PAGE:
books are ill adapted for the scholar;' are they not good for the writer and bookseller because they sell, and for the teacher, because they save him trouble? And is not our mode of teaching the best to make the scholar show off at a made-up examination-i. e., exhibition? This reminds me of an anecdote. When a Russian military officer once was made the As for its being exclusively taught, or nothighest school-inspector in the provinces on the the views may vary: there is however but one Baltic, he visited a school where the scholars opinion as to its being the first, the most imporwere drilled into the questions and answers, so tant and chief instruction in the junior classes. that the answer frequently would pop out beShall we introduce it? Can there be a fear that fore the question. Does this only happen in any teacher will oppose, when properly appre- Russian, equivalent to Barbarian, Provinces ? hending it! "We must begin with the prima- The inspector, however, with condescension, ry classes, in order to improve our schools." gently approached the teacher, saying, “Upon In boldly saying this, I refer to the experience my word, sir, I am glad to see you; you have which superintendents and other teachers have method." made in regard to bad schools, afterwards given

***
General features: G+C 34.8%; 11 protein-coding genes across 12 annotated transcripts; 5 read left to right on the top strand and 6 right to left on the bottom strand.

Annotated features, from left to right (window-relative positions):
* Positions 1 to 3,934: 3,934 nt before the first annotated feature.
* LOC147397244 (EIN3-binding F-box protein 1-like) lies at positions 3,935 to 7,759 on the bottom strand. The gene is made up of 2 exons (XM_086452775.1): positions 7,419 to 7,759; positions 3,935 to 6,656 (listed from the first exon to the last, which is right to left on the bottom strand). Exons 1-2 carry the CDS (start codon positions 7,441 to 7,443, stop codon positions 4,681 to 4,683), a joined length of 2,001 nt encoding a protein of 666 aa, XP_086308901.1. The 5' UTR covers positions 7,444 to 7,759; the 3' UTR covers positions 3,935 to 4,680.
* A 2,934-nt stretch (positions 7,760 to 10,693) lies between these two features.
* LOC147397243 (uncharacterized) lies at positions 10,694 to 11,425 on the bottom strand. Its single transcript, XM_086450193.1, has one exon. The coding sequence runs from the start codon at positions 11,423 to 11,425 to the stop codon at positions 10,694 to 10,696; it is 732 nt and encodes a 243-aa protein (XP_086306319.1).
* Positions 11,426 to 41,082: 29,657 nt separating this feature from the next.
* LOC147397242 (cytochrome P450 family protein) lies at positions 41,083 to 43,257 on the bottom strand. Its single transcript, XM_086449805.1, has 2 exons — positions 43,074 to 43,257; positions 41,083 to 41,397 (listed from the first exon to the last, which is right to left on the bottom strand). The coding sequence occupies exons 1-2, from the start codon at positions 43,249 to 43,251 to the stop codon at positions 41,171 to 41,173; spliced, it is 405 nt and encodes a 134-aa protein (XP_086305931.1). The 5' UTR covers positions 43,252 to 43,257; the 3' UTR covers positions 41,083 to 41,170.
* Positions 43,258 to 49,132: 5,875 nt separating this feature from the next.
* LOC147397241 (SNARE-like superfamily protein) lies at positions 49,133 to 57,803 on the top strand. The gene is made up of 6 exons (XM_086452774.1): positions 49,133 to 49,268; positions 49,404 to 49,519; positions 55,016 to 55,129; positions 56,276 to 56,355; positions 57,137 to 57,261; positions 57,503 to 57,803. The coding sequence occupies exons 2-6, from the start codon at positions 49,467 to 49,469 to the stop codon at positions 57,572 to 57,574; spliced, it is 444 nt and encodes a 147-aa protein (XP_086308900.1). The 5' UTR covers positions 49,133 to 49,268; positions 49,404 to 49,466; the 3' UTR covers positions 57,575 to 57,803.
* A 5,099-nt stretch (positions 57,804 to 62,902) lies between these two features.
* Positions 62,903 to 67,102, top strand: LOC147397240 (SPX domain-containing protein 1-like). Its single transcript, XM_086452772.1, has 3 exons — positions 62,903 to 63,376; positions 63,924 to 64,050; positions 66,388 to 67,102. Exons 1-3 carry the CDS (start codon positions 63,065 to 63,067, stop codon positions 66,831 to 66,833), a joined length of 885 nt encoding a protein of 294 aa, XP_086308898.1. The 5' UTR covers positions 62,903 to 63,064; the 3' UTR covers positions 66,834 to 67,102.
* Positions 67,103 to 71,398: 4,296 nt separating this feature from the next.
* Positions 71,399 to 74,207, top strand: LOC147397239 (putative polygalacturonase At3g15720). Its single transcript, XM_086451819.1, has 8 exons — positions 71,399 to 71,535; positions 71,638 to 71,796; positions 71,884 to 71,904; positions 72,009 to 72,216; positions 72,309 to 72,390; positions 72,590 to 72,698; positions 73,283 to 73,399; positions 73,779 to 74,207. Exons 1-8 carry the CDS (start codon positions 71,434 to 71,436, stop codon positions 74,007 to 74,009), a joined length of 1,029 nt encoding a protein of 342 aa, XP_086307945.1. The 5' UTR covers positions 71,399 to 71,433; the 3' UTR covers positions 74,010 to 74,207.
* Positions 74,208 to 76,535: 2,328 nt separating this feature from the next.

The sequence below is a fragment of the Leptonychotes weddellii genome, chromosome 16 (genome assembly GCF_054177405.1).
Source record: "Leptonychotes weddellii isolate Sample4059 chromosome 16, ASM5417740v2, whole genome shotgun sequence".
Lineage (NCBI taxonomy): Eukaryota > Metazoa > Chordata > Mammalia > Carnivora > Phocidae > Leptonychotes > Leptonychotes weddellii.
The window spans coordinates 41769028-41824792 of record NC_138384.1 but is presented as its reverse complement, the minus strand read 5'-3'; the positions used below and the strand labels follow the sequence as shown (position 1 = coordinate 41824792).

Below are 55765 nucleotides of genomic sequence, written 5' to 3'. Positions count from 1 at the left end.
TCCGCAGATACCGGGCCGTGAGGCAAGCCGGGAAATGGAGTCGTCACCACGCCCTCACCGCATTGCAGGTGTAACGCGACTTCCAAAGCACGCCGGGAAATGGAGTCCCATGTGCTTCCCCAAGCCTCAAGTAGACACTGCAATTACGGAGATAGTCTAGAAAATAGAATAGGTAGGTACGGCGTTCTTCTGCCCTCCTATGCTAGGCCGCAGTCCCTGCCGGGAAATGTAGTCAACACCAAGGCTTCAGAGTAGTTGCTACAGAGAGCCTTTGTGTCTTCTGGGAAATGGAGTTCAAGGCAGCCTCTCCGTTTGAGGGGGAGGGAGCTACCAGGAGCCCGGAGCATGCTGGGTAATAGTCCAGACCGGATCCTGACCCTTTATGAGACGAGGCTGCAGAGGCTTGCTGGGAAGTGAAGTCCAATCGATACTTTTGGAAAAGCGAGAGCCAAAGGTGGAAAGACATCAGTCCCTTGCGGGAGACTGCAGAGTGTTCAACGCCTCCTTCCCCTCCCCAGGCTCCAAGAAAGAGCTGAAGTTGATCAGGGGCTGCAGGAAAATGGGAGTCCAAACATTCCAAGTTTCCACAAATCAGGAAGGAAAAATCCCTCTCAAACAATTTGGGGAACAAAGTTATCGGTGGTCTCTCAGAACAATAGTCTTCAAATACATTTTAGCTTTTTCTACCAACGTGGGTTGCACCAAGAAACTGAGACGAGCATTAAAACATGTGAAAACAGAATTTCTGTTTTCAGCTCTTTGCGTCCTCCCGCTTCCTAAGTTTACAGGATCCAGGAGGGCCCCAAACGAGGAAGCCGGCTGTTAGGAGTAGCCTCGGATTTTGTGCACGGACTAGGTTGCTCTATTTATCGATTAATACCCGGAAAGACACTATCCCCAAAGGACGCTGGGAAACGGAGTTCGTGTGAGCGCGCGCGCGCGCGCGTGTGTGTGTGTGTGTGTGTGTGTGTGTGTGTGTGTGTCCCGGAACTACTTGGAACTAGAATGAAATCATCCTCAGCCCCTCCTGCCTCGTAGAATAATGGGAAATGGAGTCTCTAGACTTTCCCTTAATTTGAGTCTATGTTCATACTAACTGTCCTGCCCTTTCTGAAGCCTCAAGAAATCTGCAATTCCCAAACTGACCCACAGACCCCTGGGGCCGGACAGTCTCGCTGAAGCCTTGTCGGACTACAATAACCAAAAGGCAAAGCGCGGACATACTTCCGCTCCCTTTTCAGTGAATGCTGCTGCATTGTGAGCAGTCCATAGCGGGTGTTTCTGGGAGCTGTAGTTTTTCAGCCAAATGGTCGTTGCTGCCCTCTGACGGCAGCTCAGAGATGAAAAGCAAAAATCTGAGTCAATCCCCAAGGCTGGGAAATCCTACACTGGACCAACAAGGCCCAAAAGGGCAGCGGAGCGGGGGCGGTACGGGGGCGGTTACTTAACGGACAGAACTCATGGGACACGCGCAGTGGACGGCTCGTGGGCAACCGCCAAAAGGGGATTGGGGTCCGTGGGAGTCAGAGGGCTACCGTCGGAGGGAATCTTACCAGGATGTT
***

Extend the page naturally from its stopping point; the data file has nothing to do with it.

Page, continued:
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Dr. A. Diesterweg.

From the (N. H.) Journal of Agriculture.
Hawaiian Names.

Never Despair of an Unruly Boy.

FRIEND C. With what will you rhyme HoA few years ago, when Captain Meserve, now nolulu and Oahu; or how will you pronounce superintendent of the State almshouse at Tewksthem? Can you give in the Journal any genebury, had charge of the Roxbury poorhouse, a ral rule for the pronunciation of Hawaiian little boy was picked up in the streets of that names and the names of the Pacific Isles ?


W. D. L.